Deep in a small forest, a murmuring brook reflects the shards of sun sliding through the crown of pines, its whispered wisdom infinitely more clear than the babbling of men holding the reins firmly in distant cities of power.
The birds know this well, sing of it in chorus, nature’s music, jazz scatting that the graying clouds absorb, an always willing audience, and the wind rushing by cries through the trees in the voice of long dead poets whose words offer a truth to which cloistered talking heads have grown deaf.
First published in Pages Penned in Pandemic , 2021
What are words of wisdom from the mouth of the ancient ones. I tell you these are such words. You may accept or reject them as you will. Better still, tear this page from its binding crumple it and cast it to the four winds. Let it be carried off in ten directions.
If you go to a lecture and listen carefully will you become wise? If you go to a hundred lectures are you a hundred times wiser?
Where did the teacher find wisdom, did he sit in endless lectures. Watch him most carefully is he not wise with sleeping, and when eating, when he walks to the lectern and from it? Watch in silence and find his wisdom.
My repertoire was so much wider then for that is the mis-appreciated burden of youth. My bookshelves groaned under the weight of a couple of hundred cookbooks, tomes focused on the apple, fish, chicken, or on isolated corners of what seemed to me to be an infinitely large world. Azeri food seemed a continent apart from Persian, never mind the neighborhood connections. I recall the endless hours spent pounding veal as Escoffier demanded, and when all else failed, a decent cut of beef swaddled in a compound butter sauce, Bearnaise, or Choron. I don’t know if culinary wisdom comes with age, but the demands of an aging body, carefully listened to, calls for the seismic shift, and if allowed a casting aside of marbled beef, paper thin veal, marbled end papers, pages of instructions. I don’t recall what moment to lead to epiphany, the giving away of salmon, taking up tofu and the joy of creating, not re-creating, of paying homage to cuisine, no longer being its slave.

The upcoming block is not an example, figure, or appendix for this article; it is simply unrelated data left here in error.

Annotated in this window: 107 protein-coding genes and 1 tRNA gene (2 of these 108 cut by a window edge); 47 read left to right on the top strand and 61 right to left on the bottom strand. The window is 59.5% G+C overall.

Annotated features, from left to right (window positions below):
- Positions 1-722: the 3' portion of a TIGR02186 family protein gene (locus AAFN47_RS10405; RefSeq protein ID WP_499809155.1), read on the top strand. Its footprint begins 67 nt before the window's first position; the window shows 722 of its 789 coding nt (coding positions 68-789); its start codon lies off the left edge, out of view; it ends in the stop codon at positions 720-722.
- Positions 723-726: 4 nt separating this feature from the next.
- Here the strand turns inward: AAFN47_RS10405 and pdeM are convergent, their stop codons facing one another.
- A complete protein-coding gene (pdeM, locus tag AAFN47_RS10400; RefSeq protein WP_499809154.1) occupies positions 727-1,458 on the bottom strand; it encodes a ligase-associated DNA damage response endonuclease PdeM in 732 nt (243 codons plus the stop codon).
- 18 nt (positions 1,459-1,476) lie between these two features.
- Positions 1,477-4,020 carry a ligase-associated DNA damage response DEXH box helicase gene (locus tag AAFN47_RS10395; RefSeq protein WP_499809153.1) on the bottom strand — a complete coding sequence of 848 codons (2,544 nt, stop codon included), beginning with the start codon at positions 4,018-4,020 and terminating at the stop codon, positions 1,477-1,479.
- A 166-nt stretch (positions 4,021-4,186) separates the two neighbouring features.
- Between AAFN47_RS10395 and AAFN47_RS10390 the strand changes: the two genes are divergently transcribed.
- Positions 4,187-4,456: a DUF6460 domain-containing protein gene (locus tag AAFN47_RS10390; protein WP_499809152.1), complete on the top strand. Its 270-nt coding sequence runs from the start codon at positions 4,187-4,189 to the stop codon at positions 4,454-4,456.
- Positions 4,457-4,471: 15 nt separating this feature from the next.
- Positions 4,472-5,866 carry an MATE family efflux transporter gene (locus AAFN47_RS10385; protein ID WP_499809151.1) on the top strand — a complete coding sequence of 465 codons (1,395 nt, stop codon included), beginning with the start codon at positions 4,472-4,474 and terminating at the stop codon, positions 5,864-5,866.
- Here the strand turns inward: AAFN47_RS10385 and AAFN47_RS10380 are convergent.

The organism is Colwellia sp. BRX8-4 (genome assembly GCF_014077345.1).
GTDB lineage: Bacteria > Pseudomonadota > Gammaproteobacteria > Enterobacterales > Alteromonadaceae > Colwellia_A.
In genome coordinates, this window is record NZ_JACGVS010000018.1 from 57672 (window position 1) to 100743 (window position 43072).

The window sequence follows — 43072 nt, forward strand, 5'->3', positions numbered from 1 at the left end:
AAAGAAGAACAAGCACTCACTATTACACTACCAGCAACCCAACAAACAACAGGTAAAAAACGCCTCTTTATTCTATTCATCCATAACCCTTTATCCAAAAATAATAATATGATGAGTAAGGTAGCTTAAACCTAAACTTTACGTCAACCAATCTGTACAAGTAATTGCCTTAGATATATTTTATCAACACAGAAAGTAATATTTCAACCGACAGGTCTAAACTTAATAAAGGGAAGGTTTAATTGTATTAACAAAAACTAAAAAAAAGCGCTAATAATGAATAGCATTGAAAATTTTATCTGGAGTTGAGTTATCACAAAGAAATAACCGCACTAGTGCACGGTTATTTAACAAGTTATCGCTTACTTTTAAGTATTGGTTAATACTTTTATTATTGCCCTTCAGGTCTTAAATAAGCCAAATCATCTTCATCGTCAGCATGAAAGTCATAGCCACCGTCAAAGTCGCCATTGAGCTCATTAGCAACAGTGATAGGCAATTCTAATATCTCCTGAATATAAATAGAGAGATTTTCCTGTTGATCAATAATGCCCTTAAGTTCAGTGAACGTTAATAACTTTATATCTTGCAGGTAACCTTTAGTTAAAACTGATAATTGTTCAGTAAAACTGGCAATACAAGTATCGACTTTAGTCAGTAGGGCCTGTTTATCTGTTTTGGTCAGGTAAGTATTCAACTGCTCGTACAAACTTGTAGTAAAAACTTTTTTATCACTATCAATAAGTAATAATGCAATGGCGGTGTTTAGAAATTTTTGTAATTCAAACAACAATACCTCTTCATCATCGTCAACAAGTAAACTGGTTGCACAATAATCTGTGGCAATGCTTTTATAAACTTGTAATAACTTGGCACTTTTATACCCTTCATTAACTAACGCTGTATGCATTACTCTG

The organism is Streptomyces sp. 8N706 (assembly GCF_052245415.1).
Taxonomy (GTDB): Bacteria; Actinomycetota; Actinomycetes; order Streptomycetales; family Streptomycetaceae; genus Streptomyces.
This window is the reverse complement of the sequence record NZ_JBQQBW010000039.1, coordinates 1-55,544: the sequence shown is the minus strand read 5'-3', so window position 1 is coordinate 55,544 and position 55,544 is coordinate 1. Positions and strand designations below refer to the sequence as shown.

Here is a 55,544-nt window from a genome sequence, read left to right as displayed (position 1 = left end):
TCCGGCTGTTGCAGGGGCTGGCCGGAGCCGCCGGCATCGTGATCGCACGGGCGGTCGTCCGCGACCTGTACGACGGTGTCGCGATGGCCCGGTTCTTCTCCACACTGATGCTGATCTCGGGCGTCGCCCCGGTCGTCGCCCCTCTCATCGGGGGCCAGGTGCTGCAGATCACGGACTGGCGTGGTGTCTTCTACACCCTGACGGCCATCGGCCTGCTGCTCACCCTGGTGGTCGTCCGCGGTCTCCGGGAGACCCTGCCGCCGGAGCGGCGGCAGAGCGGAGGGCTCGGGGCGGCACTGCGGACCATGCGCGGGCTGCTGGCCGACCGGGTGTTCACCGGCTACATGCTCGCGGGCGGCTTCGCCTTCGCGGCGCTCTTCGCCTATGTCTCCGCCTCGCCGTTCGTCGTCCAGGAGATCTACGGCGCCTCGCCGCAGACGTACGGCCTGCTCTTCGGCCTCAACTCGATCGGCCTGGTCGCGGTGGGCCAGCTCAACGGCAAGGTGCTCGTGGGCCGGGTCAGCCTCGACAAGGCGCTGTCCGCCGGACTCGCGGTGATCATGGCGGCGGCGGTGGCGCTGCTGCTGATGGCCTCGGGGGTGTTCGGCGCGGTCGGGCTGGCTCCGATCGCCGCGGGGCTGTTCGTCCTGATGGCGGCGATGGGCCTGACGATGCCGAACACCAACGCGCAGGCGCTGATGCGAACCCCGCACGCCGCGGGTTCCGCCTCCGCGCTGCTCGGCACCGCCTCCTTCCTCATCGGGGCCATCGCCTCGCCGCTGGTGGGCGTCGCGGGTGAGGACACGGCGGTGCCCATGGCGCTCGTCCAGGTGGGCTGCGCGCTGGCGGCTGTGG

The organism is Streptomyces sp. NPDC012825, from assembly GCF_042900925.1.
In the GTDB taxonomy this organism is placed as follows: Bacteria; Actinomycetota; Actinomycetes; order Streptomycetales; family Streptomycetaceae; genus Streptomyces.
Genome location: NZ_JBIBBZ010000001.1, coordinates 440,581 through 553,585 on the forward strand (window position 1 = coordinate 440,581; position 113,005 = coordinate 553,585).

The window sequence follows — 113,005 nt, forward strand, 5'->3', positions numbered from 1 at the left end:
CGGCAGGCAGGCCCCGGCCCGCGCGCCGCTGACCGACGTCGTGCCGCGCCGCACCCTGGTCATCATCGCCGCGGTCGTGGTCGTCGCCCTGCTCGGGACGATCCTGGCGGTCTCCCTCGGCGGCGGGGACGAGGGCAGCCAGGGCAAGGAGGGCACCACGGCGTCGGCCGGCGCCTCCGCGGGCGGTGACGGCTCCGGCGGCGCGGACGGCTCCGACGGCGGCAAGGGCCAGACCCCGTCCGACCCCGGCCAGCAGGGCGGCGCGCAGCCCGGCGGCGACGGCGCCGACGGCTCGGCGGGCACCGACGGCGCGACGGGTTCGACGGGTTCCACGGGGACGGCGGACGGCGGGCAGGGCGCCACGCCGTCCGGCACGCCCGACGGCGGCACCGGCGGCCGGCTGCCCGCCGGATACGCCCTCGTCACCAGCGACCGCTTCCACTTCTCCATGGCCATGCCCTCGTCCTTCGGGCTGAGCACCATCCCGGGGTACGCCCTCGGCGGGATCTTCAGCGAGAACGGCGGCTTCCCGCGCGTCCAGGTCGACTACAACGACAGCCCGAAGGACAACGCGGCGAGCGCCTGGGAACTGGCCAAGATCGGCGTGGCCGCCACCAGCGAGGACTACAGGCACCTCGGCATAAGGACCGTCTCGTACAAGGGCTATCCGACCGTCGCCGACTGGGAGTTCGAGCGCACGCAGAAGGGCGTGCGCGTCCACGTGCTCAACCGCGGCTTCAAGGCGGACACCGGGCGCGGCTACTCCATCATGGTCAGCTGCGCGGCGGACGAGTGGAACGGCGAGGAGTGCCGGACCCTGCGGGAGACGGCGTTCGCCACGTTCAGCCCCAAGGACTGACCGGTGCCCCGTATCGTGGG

The vines cling to the hillside, the small buds soon yielding fruit but now simply soaking up the spring sun. You dream the grapes are fat, the deep purple orbs holding in their Syrah, Grenache, Mourvedre, and you only wish it would wash down the hillside and stain the sometimes fetid River. The boats flow up and down river with a metronomic regularity. The guides march their charges along cobbled streets hoping some will retain the great wisdom they impart, by long, practiced rote, wishing for the few euros measure of worth. Along the seawall in the ancient town two swans stare at the spectacle parade and offer blessings to the sky God Cygnus that they are fortunate enough not to be human.
“Every book is a picture book,” she says, with that certain wisdom the that comes from being seven, even though eight is far off on the horizon. “The difference with some,” she claims, “is that someone already drew all the lines and colored in the pictures.” She likes the books, she concludes, where she gets to draw the pictures in her mind, change them freely and choose whatever colors she likes at any given moment, and the next time she reads the book, they can all be different.
This Sunday, I know, we will take
another journey through mythology,
today a sail down the Lethe, no doubt,
or perhaps a careful avoidance of the Styx.
He will speak of Thanatos and Mors,
and will tell me not to be sad,
and with his sad smile, I will not be,
and though he is seven, he knows
he has touched me yet again, for that
is his magic, and in those moments he
is Damon to my Pythias, and I will find
that my tears are of joy and memory,
and his smile is the same one my father wore
which is my most abiding memory.